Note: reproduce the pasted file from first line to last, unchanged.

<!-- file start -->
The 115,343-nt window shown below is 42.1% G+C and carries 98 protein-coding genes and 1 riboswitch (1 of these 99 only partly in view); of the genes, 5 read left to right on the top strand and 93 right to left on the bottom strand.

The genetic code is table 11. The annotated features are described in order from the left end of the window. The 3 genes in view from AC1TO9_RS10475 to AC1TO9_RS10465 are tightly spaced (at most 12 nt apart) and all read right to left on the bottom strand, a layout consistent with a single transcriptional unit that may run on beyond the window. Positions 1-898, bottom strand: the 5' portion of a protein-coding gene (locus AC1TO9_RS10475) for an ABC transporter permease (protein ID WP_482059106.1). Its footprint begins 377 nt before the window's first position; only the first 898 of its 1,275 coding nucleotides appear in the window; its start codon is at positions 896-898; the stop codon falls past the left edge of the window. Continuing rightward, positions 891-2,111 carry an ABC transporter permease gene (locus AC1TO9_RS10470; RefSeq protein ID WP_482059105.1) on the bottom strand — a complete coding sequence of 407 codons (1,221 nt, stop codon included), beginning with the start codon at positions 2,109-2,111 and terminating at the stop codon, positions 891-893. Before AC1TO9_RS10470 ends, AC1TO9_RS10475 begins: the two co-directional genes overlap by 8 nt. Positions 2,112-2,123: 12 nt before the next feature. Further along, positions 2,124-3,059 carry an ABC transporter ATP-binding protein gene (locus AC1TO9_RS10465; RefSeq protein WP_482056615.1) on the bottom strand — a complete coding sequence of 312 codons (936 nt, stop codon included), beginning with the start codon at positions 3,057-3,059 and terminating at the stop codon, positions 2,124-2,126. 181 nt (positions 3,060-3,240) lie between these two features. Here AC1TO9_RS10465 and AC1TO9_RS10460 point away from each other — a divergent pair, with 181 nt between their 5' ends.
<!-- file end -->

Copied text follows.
The 115,343-nt window shown below is 42.1% G+C and carries 98 protein-coding genes and 1 riboswitch (1 of these 99 only partly in view); of the genes, 5 read left to right on the top strand and 93 right to left on the bottom strand.

The genetic code is table 11. The annotated features are described in order from the left end of the window. The 3 genes in view from AC1TO9_RS10475 to AC1TO9_RS10465 are tightly spaced (at most 12 nt apart) and all read right to left on the bottom strand, a layout consistent with a single transcriptional unit that may run on beyond the window. Positions 1-898, bottom strand: the 5' portion of a protein-coding gene (locus AC1TO9_RS10475) for an ABC transporter permease (protein ID WP_482059106.1). Its footprint begins 377 nt before the window's first position; only the first 898 of its 1,275 coding nucleotides appear in the window; its start codon is at positions 896-898; the stop codon falls past the left edge of the window. Continuing rightward, positions 891-2,111 carry an ABC transporter permease gene (locus AC1TO9_RS10470; RefSeq protein ID WP_482059105.1) on the bottom strand — a complete coding sequence of 407 codons (1,221 nt, stop codon included), beginning with the start codon at positions 2,109-2,111 and terminating at the stop codon, positions 891-893. Before AC1TO9_RS10470 ends, AC1TO9_RS10475 begins: the two co-directional genes overlap by 8 nt. Positions 2,112-2,123: 12 nt before the next feature. Further along, positions 2,124-3,059 carry an ABC transporter ATP-binding protein gene (locus AC1TO9_RS10465; RefSeq protein WP_482056615.1) on the bottom strand — a complete coding sequence of 312 codons (936 nt, stop codon included), beginning with the start codon at positions 3,057-3,059 and terminating at the stop codon, positions 2,124-2,126. 181 nt (positions 3,060-3,240) lie between these two features. Here AC1TO9_RS10465 and AC1TO9_RS10460 point away from each other — a divergent pair, with 181 nt between their 5' ends.